There is often hesitance to adopt new technology – and for good reason. Adopting new technology causes disturbance to your usual workflow, taking time and energy to change. Adopting technology forces your firm to pause and learn new things. However, on the flipside, ignoring technology and not innovating poses the risk of your firm stagnating, which in the competitive marketplace, has the effect of making the firm fall behind. While both positions come with a pro and a con, one stance is the clear winner, especially to the long-term health of firms. If you’re a solo practitioner or small-firm in 2021, you need to be familiar with legal tech.
First, let’s dispel some of the common objections to adopting legal technology:
“That’s the way we’ve always done things, and it’s always worked for us”
Besides being an ‘appeal to tradition’ logical fallacy, the fact is that it’s not the best idea to look at your firm in a binary. For example, it wouldn’t be a good idea to look at physical health as ‘healthy vs sick’. A more holistic approach to overall wellness (even if you are healthy) is more optimal. This is how you should look at your firm. Sure it may work, but it could be better, and besides, there’s indication that what works now is slowly getting antiquated and won’t work in the future. Some lawyers find it helpful to reappraise their firm with more of a business outlook where you can begin to prioritize business objectives such as profit and growth. While there may be comfort in a certain level of productivity, a certain ROI per employee, and a certain profit margin, legal tech can, and usually does, increase all three of these metrics.
“But how will we train our students?”
Students often sit in a cubicle, drafting boilerplate contracts, and doing tedious due diligence. However, one of our very promising legal-tech solutions automates legal research memos (see it here), eliminating this task for students. This often makes decision makers think: “But how will we train the students? How will they learn?” Again, it makes less sense to appeal to tradition and more sense to conceptualize the other work they could be doing such as learning more about the business side of the firm. In reality the articling students will be the ones using the tools, so rather than look at the tools replacing them, just ensure they are using the tools to assist them. They should also be the ones seeking out tools for the firm to use from a free source such as a legal marketplace for lawyers (like us!): https://www.lumosemarketplace.com/for-lawyers. Students can shadow and gain experience elsewhere rather than doing busywork that can be automated for the sake of doing busywork.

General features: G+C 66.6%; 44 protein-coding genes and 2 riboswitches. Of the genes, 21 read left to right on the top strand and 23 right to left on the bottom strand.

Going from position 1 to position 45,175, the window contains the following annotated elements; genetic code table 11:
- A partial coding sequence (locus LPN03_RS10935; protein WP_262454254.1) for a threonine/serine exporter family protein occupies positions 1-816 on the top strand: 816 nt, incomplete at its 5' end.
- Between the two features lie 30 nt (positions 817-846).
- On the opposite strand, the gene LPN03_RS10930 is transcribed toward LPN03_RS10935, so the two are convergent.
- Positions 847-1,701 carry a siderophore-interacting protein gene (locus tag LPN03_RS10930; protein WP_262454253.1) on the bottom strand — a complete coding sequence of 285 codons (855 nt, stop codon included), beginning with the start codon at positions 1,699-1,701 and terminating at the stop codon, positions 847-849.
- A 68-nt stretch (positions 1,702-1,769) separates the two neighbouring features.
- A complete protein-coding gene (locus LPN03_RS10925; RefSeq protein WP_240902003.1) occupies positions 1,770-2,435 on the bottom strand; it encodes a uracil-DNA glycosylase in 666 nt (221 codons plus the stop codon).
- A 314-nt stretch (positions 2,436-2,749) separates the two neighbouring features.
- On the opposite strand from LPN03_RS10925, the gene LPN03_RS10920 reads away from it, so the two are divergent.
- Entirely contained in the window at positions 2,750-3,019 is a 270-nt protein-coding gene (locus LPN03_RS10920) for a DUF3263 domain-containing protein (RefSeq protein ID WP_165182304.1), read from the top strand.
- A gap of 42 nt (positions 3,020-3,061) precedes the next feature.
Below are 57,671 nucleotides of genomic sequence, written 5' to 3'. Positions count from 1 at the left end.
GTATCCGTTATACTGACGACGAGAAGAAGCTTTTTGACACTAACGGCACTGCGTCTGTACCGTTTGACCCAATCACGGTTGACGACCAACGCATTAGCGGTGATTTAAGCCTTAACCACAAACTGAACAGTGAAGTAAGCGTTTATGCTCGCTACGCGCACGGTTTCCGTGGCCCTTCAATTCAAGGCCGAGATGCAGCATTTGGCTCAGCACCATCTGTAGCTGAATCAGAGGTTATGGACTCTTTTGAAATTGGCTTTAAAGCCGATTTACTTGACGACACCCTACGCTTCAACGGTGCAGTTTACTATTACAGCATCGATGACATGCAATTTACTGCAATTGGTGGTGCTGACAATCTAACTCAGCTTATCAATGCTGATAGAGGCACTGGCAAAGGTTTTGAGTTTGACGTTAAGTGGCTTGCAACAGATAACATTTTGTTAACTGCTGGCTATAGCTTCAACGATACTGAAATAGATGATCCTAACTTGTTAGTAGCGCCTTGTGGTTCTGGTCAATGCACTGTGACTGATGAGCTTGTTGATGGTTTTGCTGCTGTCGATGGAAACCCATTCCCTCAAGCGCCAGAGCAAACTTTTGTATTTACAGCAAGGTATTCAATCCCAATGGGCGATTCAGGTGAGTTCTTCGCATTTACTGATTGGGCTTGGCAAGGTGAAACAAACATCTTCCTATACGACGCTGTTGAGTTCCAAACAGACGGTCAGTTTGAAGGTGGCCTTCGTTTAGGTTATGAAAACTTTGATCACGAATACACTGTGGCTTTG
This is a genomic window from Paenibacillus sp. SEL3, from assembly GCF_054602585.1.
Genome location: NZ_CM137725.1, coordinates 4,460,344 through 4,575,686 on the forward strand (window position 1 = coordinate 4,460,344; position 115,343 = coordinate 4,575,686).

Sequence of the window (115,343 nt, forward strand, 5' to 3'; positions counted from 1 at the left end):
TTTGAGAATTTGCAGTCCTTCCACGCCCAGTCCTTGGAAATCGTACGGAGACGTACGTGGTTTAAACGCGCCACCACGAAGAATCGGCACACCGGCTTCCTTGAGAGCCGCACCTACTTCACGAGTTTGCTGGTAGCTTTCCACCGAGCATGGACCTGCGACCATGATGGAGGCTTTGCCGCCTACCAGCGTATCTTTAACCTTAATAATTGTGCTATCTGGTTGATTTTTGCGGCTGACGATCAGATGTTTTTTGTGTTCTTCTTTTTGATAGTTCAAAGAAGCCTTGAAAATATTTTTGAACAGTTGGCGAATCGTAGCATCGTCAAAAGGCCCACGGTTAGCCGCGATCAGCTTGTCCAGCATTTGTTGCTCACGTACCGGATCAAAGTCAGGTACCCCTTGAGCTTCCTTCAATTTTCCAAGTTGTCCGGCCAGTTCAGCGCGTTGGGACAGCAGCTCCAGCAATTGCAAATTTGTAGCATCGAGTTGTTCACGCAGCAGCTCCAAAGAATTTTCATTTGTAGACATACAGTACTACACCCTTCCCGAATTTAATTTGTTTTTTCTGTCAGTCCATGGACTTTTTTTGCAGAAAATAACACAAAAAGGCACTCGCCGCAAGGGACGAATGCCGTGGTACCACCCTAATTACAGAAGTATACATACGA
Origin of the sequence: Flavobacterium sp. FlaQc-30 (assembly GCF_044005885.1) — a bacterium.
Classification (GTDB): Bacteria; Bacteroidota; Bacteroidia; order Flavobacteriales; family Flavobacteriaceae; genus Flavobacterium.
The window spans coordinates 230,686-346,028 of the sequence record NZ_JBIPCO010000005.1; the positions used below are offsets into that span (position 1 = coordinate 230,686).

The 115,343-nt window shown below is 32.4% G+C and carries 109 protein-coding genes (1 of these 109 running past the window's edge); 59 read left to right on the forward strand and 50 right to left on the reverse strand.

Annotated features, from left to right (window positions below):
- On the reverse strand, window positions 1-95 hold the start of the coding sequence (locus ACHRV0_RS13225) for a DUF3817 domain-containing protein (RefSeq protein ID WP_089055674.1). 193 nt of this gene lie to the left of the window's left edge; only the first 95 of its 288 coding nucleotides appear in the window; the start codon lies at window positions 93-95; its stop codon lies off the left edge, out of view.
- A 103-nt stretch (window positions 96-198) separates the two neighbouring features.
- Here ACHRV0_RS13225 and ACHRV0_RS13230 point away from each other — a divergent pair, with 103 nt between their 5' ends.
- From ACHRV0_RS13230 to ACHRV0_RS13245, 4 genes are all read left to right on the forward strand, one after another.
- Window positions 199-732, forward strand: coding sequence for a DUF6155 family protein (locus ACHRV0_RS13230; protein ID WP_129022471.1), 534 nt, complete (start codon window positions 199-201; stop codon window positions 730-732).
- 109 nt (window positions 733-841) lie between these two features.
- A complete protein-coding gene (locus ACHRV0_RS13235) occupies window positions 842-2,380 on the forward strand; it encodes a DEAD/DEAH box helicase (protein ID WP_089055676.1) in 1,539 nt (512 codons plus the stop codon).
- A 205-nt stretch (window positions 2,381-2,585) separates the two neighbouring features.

I don’t want to use your product until everyone else does first”
The issue here is that usually, people won’t buy technology until it’s ubiquitous, but it won’t be ubiquitous until people buy it. Thankfully, not everyone has this attitude. That’s why new technology often relies upon early adopters and innovators at the beginning. The majority of the time, this conservatism is wise because if you were the early adopter of every new legal-tech product you would squander the already small budget for your new law firm. The one situation in which being an early adopter can give you a huge competitive advantage is if the technology is niche for a specific service you want to go above and beyond in. I.e. If you are an immigration firm focused on permanent residence applications, invest in tech to automate the intake and eligibility process from foreign applicants. But make that the one piece of tech you invest as an early adopter and market your competitive edge to other immigration firms focusing on your practice area. If your firm falls behind, it's demonstrably harder to catch up with competitors when they’re able to bill out up to 10 hours a day, when you are billing 6, or when they can draft contracts, do research and obtain documents in 1/10 of the time. Their lawyers can increase the firm’s profitability and have better work-life balance in the process.